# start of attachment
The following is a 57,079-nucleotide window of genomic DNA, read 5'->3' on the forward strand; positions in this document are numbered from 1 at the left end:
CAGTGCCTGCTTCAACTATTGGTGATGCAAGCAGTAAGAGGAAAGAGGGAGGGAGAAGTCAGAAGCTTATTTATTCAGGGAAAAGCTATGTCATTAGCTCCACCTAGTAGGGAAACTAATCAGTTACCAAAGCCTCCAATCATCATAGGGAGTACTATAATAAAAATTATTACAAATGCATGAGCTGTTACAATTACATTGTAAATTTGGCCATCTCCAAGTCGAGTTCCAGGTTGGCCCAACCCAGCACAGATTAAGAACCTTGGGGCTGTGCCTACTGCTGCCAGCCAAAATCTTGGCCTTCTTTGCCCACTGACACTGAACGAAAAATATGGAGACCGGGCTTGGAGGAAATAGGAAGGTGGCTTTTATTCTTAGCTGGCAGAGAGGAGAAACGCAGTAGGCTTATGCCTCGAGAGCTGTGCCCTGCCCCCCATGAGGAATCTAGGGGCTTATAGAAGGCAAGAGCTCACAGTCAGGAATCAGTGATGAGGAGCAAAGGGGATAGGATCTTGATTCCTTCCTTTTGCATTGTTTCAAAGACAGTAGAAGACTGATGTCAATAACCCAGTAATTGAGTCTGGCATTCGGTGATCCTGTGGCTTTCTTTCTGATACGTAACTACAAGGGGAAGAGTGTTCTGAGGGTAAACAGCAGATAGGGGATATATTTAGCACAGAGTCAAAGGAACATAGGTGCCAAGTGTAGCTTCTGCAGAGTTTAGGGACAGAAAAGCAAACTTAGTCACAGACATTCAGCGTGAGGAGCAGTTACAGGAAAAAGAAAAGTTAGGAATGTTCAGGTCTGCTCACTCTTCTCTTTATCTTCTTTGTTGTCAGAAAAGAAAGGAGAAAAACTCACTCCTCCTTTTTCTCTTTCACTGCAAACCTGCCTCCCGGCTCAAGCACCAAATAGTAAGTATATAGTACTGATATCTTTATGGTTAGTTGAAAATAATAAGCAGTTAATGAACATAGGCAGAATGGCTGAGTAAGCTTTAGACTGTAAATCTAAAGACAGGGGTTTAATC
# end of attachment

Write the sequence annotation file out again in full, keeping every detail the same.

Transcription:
The following is a 57,079-nucleotide window of genomic DNA, read 5'->3' on the forward strand; positions in this document are numbered from 1 at the left end:
CAGTGCCTGCTTCAACTATTGGTGATGCAAGCAGTAAGAGGAAAGAGGGAGGGAGAAGTCAGAAGCTTATTTATTCAGGGAAAAGCTATGTCATTAGCTCCACCTAGTAGGGAAACTAATCAGTTACCAAAGCCTCCAATCATCATAGGGAGTACTATAATAAAAATTATTACAAATGCATGAGCTGTTACAATTACATTGTAAATTTGGCCATCTCCAAGTCGAGTTCCAGGTTGGCCCAACCCAGCACAGATTAAGAACCTTGGGGCTGTGCCTACTGCTGCCAGCCAAAATCTTGGCCTTCTTTGCCCACTGACACTGAACGAAAAATATGGAGACCGGGCTTGGAGGAAATAGGAAGGTGGCTTTTATTCTTAGCTGGCAGAGAGGAGAAACGCAGTAGGCTTATGCCTCGAGAGCTGTGCCCTGCCCCCCATGAGGAATCTAGGGGCTTATAGAAGGCAAGAGCTCACAGTCAGGAATCAGTGATGAGGAGCAAAGGGGATAGGATCTTGATTCCTTCCTTTTGCATTGTTTCAAAGACAGTAGAAGACTGATGTCAATAACCCAGTAATTGAGTCTGGCATTCGGTGATCCTGTGGCTTTCTTTCTGATACGTAACTACAAGGGGAAGAGTGTTCTGAGGGTAAACAGCAGATAGGGGATATATTTAGCACAGAGTCAAAGGAACATAGGTGCCAAGTGTAGCTTCTGCAGAGTTTAGGGACAGAAAAGCAAACTTAGTCACAGACATTCAGCGTGAGGAGCAGTTACAGGAAAAAGAAAAGTTAGGAATGTTCAGGTCTGCTCACTCTTCTCTTTATCTTCTTTGTTGTCAGAAAAGAAAGGAGAAAAACTCACTCCTCCTTTTTCTCTTTCACTGCAAACCTGCCTCCCGGCTCAAGCACCAAATAGTAAGTATATAGTACTGATATCTTTATGGTTAGTTGAAAATAATAAGCAGTTAATGAACATAGGCAGAATGGCTGAGTAAGCTTTAGACTGTAAATCTAAAGACAGGGGTTTAATC